Each study contains the essential passages and elements written in a paragraph and outline format, with ample further Scripture references. It is designed for the student or leaders to go through it alone or in a group. Perhaps as you go over the material, mark the parts your students need to know and make sure you have time to cover them. Save the rest for when you have time, or go back to it after a year or so as review.
(Teaching and Discussion points)
- Most of our materials are in a paragraph and bullet point outline layout. With an opening, then teaching points, then an application, then questions.
- Remember, there are more questions and passages than the normal time of a class will allow, so plan accordingly. Pick a few 3 to 4 short passages or 1 to 2 long ones and focus there. Usually we give you the main passage up front.
- It is recommended that the leaders work through the issues and study first. This is essential for leading, as our studies are first for personal discipleship and edification, then to teach others. Thus, the thrust of the leaders study is to prepare yourself to teach, and to reach the people the Lord has sent to you. We have to be the people of God in order to do the work of God.
- Each lesson is designed for an hour of teaching plus. Thus, each one can be divided up to use what is needed. We recommend, because each class is different, you read through the study to determine your own lesson points and approximate times.
- Now each group is different, as some love to talk and discuss and others will sit there like cows staring at you.
- Power Point works wonders with this or any study, just type in the key points (bullets) and add images, then all you do is click away as you give the lesson.
(Applications and Devotions)
I have found it best for the teacher to use the first section as your "talk," and then ask the questions and discuss from there. Or you can have people read it in advance (good luck with short attention span teens!), or you can read it in the class, or have students read it (give it to them a week in advance, this works great with teens and young adults, older people do not like "home work" and some young people have too much).
Some people have student leaders read it, and give sections to your students to do in their own words. It all depends on your group and their age and educational range. You can use the first part as a combine the talk and discussion together. Because you will actually be studying and digging into a text, thus learn as you do as you teach.
It is also a good idea to give the Scriptures to various students in advance to read aloud when called on. Make sure they are comfortable to read in public and they are not wasting class time looking up the passages. Have them booked marked and ready. (Of course, looking up passages is never a waste of time; it is more of time management. Five (5) minutes spent looking up passages is five (5) minutes taken away from discussion and application.) This takes the "teacher show" approach away and gives more of the learning over to the students themselves.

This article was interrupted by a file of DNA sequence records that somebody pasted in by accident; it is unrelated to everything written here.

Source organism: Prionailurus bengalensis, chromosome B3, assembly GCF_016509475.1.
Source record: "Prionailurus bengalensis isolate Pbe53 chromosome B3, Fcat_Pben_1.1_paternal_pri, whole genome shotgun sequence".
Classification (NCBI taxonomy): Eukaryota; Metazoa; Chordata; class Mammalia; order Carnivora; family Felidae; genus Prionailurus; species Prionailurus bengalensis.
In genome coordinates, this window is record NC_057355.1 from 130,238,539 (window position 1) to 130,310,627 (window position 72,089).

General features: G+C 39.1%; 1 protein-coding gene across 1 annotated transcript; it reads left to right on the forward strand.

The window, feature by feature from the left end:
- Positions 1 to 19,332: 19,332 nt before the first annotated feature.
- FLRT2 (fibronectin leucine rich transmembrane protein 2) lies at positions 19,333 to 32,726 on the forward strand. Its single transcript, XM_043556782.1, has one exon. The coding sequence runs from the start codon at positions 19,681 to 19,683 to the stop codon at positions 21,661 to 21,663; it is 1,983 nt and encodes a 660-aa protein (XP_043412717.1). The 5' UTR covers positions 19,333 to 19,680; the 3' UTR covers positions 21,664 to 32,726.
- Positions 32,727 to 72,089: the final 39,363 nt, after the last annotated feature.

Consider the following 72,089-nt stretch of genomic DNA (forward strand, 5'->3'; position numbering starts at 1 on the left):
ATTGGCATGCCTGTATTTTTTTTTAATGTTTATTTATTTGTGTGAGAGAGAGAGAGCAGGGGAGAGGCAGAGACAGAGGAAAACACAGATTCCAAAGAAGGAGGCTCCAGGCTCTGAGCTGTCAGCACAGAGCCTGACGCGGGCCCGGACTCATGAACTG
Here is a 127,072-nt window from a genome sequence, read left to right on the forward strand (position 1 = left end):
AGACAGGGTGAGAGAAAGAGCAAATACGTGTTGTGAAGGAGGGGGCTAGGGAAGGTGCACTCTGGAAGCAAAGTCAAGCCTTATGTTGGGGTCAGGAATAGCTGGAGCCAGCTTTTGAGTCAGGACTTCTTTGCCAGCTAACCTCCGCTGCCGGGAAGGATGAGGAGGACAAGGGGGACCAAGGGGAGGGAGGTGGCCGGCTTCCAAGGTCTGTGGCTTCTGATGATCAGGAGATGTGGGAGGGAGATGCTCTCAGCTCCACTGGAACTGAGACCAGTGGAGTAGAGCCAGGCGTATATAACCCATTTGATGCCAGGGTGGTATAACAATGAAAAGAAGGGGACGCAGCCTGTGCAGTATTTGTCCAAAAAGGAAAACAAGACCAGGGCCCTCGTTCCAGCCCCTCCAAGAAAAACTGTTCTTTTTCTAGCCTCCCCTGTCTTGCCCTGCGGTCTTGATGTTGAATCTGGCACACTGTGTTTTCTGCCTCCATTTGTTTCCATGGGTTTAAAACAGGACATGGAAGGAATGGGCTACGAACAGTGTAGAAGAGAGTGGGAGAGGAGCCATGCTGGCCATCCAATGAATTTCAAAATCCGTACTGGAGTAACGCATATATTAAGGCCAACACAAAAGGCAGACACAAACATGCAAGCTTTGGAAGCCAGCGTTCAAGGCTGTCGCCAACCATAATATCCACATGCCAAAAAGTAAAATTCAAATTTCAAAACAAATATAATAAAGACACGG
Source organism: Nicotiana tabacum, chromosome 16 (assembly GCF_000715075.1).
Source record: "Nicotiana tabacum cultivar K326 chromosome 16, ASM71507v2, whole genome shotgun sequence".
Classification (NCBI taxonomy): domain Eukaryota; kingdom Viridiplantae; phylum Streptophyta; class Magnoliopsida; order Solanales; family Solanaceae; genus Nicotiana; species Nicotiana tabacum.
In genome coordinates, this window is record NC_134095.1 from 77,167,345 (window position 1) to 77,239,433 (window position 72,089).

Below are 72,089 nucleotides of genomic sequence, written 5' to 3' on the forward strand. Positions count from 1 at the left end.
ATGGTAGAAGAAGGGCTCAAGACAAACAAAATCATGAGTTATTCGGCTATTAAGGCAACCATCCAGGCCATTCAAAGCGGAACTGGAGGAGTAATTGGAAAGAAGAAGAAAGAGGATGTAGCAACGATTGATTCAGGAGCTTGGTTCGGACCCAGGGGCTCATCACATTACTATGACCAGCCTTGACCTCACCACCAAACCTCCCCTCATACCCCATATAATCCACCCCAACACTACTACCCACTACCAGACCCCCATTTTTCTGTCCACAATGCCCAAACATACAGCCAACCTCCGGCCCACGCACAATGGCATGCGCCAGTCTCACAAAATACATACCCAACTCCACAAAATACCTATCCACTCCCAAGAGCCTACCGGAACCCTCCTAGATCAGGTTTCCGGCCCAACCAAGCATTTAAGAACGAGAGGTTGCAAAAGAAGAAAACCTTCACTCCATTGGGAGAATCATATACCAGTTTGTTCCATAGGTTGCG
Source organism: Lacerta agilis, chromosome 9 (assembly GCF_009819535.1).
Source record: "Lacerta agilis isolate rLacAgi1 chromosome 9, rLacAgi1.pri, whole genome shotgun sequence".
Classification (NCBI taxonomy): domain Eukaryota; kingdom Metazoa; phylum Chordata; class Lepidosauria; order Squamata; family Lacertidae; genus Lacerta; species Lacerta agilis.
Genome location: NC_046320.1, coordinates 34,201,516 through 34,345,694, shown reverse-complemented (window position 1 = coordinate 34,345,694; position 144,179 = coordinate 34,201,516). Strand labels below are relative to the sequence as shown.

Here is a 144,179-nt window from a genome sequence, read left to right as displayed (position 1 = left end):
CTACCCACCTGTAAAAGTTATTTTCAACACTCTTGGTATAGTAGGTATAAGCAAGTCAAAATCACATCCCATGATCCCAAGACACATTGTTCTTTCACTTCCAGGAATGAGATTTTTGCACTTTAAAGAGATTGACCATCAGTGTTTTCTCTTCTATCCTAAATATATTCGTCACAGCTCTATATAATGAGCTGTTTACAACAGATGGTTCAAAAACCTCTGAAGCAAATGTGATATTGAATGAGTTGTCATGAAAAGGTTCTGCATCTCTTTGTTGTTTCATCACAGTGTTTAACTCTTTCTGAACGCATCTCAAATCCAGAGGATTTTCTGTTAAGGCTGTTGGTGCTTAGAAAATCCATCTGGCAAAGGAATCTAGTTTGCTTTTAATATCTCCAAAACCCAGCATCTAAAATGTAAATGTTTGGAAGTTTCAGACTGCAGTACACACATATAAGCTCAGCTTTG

Discussion Questions: They are designed to be done in a small group setting, but again can be used individually or in a large group. I recommend you break into groups of 4 to 6; you do not need adults if you are teaching high school students as long as you come back for questions and answers. They are capable to lead themselves with guidance and support. There are specific questions to ask your students to spur discussion, and to get them thinking and challenge them into the Lord's service. (Service is an outgrowth of discipleship, a response of gratitude to the grace we have been given that covered our guilt and fallen separated nature. God's Word will challenge and lead people to the Lord's path, it will convert, convict and teach. The only thing to worry about is not to get in the way of God.) The discussion for the first several sections are questions in 4 parts:
· First is an "opener" to spur thinking and get people talking.
· Second is a "to know it" where we are going over the essential information we are learning.
· Third is "getting deeper" by changing the way we think from our way to God's way, thus taking ownership of what is being taught.
· Fourth is the "application", sometimes a homework assignment, or something to ponder (thinking deeper).
The rest of the sessions are designed as an adventure to dig into the "steps," learning by doing!
And most important do not forget to pray! We recommend spending at least ¼ of your time in prayer. Pray before class with the leaders, then start off with an opening prayer, and end in small groups of 3 to 4 for prayer.
Permission: YES you may go ahead use and reprint and share our studies and articles. All we ask of you is to keep us in prayer, keep the name of our ministry, the authors name, link or URL address http://www.discipleshiptools.org/and any copyright information on the resources, and feel free to tell others especially pastors what we have to offer. And, of course, we always need partners and supporters to keep this going.
Be Blessed, the Into Thy Word team.